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[SINGAPORE] Singapore's economic growth will stay strong in the next two years relative to the other countries in Asean, despite the cooling of China's economic engine, the Centre for Economics and Business Research (Cebr) has predicted.
The independent consultancy said in its latest quarterly report that healthy increases in consumption and strong exports will boost Singapore's gross domestic product (GDP) by 3.8 per cent this year.
Next year, strong momentum and greater demand will push up its economic growth to 4.1 per cent.
In the year after, 2015, Singapore's growth will ease, but remain robust at 3.9 per cent, said the Cebr report entitled "Economic Insight, Southeast Asia".
The consultancy expects Asean as a whole to grow 5.0 per cent this year, still weighed down by Thailand's recession. And although the country is tipped to recover in the second half of this year, it may be affected by China's soft landing, which is projected to extend into next year and dampen its demand for Asean's goods and services.
Another factor is the US' expected reversal of its easy-money policy.
The report said: "Stronger global growth and the establishment of the Asean Economic Community will offer some respite, but tighter monetary policy in the US as the Federal Reserve begins to taper will mean growth remains relatively subdued at 5.1 per cent in 2014 and 5.0 per cent in 2015."
Cebr's report was apparently written before the onset of the current anti-government mass protests in Bangkok, as it contains no mention of Thailand's political problems.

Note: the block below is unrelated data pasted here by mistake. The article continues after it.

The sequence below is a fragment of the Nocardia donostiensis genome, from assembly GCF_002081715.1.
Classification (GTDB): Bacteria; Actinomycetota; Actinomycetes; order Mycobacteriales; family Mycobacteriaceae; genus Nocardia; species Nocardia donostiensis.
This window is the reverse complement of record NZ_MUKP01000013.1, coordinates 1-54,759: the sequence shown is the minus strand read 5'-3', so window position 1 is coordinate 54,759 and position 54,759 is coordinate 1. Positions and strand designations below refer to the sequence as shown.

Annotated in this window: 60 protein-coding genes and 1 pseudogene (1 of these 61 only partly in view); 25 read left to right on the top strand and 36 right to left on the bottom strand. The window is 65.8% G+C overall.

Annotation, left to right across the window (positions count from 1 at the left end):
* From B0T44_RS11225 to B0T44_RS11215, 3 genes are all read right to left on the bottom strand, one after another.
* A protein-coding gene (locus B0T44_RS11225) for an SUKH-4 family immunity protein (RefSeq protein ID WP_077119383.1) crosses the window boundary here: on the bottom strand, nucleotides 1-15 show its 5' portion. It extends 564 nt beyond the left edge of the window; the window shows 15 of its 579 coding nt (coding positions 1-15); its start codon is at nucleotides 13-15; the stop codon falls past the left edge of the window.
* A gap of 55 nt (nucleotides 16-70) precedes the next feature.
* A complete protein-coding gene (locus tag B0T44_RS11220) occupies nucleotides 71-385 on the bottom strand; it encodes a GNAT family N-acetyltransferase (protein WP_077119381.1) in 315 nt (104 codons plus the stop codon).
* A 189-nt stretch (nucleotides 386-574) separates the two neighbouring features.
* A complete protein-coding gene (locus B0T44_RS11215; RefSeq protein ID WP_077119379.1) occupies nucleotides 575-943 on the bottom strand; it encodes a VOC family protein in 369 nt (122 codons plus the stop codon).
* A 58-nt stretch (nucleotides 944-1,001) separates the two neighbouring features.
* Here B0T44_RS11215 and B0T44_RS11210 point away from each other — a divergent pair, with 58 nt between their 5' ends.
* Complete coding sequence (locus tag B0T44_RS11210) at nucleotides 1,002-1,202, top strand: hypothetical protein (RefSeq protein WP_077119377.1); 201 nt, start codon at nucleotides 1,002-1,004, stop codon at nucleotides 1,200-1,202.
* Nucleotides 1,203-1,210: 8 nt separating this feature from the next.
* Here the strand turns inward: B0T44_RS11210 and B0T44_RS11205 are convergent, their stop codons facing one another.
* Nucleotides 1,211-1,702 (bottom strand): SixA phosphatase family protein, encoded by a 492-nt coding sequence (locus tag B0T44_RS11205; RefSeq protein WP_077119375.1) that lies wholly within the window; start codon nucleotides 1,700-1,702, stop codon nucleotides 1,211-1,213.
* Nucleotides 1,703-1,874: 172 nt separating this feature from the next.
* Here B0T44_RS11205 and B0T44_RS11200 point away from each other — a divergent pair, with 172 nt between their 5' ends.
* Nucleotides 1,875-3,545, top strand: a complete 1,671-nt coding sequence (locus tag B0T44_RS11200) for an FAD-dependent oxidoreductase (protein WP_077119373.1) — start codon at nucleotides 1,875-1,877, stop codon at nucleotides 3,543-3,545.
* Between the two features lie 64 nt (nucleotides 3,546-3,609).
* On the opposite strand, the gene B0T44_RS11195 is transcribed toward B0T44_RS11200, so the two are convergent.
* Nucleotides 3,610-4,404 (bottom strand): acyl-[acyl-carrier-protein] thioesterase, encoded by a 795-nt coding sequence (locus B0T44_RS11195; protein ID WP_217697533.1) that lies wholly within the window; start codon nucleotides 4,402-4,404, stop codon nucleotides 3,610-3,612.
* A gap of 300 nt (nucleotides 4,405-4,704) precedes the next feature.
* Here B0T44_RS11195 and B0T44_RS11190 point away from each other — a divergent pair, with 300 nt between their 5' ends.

But the report does assess the damage wrought by Typhoon Haiyan in the Philippines and its likely fallout in the rest of Asean.
Not only is economic growth in the Philippines expected to take a hit, the report says intra-regional trade will suffer, hampering growth in other Asean countries.
Strong government spending and higher exports to China in the second half of the year were tipped to boost the Philippine GDP to 6.9 per cent this year, but Typhoon Haiyan is expected to make growth "noticeably weaker" in the final quarter of the year.
Slower government spending and a tighter US monetary policy will cap growth at 5.8 per cent next year, said the report.
Stubbornly high unemployment and extreme poverty, along with the need to lift interest rates to attract capital, will trim the country's GDP growth to 4.8 per cent in 2015, it added.
The Cebr report's prediction for Thailand is that its economy will grow 3.4 per cent this year. Thanks to healthier consumption and export growth, it will jump by 4.4 per cent next year; stronger exports to Western markets will nudge the Thai economy up 4.5 per cent in 2015.
In Malaysia, growth will be at 4.6 per cent courtesy of a lift from China's economy. But weakened Chinese growth will depress Malaysia's growth to 4.2 per cent next year.
A revamped general sales tax in 2015 could further hinder growth, but a stronger global economy should ease this somewhat. Cebr forecasts that Malaysia's GDP growth will be 4.1 per cent in 2015.
Indonesia, Asean's biggest economy, is likely to grow 5.7 per cent this year, as a slight uptick in the Chinese economy in the second half of the year is expected to soften the effect of China's cooling economy on Indonesian exports.
But the report said the US' tighter monetary policy and higher interest rates will lower Indonesia's growth to 5.6 per cent next year and the year after.